Samir S.ShahMDAlbert C.YanMD
The radiograph of the abdomen (Figure 1) shows a markedly distended sigmoid colon with an inverted U-shaped appearance; the limbs of the sigmoid loop are directed toward the pelvis, while the other end enters the left upper quadrant. The colonic haustrations are lost. The involved bowel walls are edematous, the contiguous walls forming a dense white line on radiographs surrounded by the curved and dilated gas-filled lumen, resulting in a coffee bean–shaped structure; this is the coffee bean sign.1There is “beaking” at the distal end of the sigmoid and minimal gas in the distal sigmoid and rectum. This is the classic radiograph appearance of sigmoid volvulus. In case of a nonspecific plain film, a barium enema can be used. In the first image (Figure 2), barium enters the empty rectum and encounters stenosis, giving rise to a beaklike appearance, the so-called bird's beak or bird-of-prey sign.2Figure 3shows beaking of 2 loops of adjacent bowel, signifying a twist of the sigmoid colon.
A radiograph of the abdomen was obtained, showing a markedly distended sigmoid colon with an inverted U-shaped appearance; the limbs of the sigmoid loop are directed toward the pelvis, while the other end enters the left upper quadrant.
A barium enema was used for the diagnosis: barium enters the empty rectum and encounters stenosis, giving rise to a beaklike appearance, the so-called bird's beak or bird-of-prey sign.
A barium enema was used for the diagnosis: “beaking” of 2 loops of adjacent bowel is shown, signifying a twist of the sigmoid colon.
Sigmoid volvulus is a rare but potentially life-threatening condition in the pediatric age group, the most common presenting features being abdominal pain, distention, and vomiting.2If not recognized and treated promptly, the involved bowel loop may become ischemic and gangrenous, with resulting perforation, peritonitis, septic shock, or death.2The first goal of treatment is to perform detorsion of the volvulus to prevent the development of gangrene. This is accomplished by passing a rectal tube (done in this case), by barium enema or by sigmoidoscopy.3There is a high rate of recurrence because the anatomical abnormality that led to volvulus (redundant sigmoid colon, narrow mesenteric attachment, and elongated mesentery) persists.2,3Hirschsprung disease may be present in 17% of cases, so this should be ruled out by rectal biopsy.2The definitive treatment is sigmoidectomy with primary anastomosis.2,3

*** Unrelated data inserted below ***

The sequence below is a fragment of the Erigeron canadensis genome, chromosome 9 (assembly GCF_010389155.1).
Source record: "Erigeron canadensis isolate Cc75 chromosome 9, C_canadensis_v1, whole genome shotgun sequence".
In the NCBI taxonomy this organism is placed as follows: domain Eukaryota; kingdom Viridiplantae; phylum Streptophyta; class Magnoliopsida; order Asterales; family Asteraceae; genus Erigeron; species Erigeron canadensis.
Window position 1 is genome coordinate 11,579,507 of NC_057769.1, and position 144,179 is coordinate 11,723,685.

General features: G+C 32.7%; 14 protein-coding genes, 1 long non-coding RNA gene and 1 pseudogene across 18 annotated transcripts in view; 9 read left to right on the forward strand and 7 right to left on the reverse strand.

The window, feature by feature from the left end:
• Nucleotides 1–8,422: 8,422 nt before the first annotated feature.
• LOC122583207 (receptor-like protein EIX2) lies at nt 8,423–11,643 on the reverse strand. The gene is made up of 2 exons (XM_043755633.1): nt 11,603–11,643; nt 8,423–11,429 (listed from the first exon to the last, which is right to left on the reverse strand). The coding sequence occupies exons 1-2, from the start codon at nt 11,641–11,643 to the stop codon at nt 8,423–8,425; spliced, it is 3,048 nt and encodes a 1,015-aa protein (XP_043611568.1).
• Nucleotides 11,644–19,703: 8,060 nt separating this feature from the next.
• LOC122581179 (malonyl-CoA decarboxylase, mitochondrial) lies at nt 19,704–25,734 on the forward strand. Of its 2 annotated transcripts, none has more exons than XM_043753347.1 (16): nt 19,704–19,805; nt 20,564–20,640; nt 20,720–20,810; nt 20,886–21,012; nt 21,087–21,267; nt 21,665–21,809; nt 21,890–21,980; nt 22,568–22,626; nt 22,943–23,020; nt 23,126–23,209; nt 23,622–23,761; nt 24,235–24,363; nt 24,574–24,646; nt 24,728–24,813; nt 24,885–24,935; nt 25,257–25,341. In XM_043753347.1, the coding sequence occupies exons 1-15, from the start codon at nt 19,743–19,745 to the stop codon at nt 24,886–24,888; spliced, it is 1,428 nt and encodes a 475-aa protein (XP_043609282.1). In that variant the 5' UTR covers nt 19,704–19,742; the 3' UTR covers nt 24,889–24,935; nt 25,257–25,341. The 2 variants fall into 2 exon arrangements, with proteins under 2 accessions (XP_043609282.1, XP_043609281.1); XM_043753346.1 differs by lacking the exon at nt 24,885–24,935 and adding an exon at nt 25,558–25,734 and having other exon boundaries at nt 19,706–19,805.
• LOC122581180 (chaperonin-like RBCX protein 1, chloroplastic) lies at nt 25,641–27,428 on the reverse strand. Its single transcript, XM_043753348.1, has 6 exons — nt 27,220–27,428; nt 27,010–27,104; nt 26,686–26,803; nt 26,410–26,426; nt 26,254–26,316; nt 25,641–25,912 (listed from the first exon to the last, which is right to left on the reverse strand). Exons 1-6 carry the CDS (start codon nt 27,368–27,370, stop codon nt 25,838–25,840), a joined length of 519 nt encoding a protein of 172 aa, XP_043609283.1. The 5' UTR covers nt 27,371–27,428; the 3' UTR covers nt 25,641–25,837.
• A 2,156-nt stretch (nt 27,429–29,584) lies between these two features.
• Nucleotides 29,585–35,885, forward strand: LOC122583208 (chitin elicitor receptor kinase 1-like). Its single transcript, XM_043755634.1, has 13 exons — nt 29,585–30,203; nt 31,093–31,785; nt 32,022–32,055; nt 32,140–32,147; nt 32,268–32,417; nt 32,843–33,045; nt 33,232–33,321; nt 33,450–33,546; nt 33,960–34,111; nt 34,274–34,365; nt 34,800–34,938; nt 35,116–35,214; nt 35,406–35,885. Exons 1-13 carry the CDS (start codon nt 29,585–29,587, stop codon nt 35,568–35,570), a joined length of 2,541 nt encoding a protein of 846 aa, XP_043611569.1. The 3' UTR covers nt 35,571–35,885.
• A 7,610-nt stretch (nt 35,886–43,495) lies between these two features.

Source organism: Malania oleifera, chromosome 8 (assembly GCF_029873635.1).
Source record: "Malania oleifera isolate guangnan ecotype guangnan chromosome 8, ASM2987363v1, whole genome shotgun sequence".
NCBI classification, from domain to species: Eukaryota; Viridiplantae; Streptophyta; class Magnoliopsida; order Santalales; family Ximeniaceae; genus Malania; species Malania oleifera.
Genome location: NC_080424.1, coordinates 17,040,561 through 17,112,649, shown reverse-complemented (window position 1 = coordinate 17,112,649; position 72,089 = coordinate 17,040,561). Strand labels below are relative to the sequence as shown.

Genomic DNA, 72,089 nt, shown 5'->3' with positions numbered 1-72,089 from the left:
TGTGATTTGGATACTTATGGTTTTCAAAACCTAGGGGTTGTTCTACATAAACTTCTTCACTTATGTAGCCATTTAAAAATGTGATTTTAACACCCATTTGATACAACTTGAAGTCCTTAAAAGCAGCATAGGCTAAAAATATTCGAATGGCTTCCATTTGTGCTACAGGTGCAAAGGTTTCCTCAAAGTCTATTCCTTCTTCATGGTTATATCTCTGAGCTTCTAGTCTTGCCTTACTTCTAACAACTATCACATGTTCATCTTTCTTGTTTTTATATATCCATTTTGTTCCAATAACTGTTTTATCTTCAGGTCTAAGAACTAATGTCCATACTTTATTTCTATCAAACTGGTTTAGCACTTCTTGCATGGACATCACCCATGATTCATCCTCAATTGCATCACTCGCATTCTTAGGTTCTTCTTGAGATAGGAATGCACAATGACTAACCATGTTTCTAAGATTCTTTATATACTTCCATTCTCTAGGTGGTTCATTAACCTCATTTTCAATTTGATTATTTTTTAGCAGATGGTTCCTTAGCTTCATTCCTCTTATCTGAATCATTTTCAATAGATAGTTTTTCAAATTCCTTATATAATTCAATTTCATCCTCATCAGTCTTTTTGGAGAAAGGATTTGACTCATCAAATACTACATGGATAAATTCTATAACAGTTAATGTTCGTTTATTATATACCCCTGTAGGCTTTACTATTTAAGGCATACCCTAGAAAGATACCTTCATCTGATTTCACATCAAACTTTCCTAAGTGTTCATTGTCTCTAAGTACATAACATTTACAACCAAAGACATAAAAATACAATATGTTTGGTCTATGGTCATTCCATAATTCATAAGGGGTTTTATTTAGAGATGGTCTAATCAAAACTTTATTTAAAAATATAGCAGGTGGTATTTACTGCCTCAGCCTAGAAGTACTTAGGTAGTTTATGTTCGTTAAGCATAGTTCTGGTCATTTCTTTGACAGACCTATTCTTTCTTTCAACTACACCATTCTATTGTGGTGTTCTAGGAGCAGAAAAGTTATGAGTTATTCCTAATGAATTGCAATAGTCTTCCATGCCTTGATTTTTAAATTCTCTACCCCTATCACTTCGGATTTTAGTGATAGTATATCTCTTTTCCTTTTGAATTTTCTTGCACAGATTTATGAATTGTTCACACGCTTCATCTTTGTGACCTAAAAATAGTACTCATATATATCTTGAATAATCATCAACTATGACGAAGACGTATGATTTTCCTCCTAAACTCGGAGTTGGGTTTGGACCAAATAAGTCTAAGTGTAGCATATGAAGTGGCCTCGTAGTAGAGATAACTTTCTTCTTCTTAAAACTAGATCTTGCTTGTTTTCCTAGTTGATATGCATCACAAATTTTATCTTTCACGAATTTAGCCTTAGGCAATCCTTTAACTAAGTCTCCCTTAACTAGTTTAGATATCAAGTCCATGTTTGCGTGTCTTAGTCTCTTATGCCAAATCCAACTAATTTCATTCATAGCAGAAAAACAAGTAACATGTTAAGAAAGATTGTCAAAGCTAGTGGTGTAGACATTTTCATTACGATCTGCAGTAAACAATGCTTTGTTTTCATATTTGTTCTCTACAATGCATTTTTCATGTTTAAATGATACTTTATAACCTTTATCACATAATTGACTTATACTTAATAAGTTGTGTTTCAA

Correspondence:Manoj K. Mittal, MD, MRCP(UK), Division of Emergency Medicine, The Children's Hospital of Philadelphia, 34th St and Civic Center Blvd, Philadelphia, PA 19104-4399
Accepted for Publication:June 19, 2007.
Author Contributions:Study concept and design: Mittal and Pimpalwar. Acquisition of data: Mittal and Pimpalwar. Analysis and interpretation of data: Mittal and Pimpalwar. Drafting of the manuscript: Mittal. Critical revision of the manuscript for important intellectual content: Mittal and Pimpalwar. Administrative, technical, and material support: Mittal and Pimpalwar.
Financial Disclosure:None reported.
Picture of the Month—Diagnosis. Arch Pediatr Adolesc Med. 2008;162(2):182. doi:10.1001/archpediatrics.2007.17-b